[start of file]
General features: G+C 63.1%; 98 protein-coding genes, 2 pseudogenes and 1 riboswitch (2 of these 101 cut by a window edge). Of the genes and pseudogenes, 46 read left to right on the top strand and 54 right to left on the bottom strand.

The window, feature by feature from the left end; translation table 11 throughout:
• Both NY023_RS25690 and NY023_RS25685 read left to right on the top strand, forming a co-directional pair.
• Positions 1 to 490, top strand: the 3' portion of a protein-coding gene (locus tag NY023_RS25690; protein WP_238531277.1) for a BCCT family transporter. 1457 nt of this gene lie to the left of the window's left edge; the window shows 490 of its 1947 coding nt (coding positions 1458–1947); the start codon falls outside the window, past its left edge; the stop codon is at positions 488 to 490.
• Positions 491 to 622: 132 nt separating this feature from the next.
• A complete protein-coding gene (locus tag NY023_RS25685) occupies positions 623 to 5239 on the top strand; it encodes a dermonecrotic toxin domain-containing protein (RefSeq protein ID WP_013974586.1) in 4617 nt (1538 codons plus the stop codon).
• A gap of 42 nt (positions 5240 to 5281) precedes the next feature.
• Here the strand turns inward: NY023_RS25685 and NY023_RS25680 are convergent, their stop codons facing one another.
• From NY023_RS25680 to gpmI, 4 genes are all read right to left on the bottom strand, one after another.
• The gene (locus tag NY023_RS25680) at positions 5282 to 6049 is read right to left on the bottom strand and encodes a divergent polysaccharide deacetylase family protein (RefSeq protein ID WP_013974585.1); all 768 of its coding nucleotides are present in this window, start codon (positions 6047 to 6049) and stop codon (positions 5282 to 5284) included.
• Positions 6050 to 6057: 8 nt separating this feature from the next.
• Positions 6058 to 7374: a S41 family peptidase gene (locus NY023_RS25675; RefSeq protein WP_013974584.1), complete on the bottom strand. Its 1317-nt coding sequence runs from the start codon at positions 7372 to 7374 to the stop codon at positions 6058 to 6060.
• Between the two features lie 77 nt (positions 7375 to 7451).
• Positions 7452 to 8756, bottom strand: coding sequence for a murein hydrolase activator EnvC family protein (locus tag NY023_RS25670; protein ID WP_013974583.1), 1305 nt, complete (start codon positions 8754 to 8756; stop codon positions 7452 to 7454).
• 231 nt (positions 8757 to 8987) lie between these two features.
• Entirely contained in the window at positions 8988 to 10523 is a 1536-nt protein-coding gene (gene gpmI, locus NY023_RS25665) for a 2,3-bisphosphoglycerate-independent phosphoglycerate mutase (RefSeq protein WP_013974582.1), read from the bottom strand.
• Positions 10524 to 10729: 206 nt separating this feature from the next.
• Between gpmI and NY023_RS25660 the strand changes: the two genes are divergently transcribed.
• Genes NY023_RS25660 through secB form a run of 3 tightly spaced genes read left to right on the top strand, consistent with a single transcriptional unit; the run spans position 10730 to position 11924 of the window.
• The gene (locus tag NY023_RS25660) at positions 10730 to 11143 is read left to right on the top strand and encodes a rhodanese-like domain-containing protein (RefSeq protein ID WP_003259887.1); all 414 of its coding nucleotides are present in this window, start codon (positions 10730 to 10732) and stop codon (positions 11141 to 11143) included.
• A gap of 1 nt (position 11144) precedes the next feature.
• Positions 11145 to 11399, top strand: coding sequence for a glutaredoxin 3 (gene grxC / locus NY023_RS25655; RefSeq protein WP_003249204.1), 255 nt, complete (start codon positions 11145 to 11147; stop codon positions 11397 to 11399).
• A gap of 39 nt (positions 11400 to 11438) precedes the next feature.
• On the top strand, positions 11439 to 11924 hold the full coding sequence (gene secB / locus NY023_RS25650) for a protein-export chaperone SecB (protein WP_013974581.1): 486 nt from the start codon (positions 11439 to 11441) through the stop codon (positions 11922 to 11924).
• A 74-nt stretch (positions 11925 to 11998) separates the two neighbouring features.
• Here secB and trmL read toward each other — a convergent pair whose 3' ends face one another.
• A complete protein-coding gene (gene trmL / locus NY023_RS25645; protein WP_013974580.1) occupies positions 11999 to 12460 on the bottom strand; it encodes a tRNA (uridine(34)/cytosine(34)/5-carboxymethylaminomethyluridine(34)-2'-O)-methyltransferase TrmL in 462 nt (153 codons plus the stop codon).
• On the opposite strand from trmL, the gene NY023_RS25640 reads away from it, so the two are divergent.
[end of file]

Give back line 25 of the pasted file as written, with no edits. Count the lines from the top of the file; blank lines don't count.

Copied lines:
• A 74-nt stretch (positions 11925 to 11998) separates the two neighbouring features.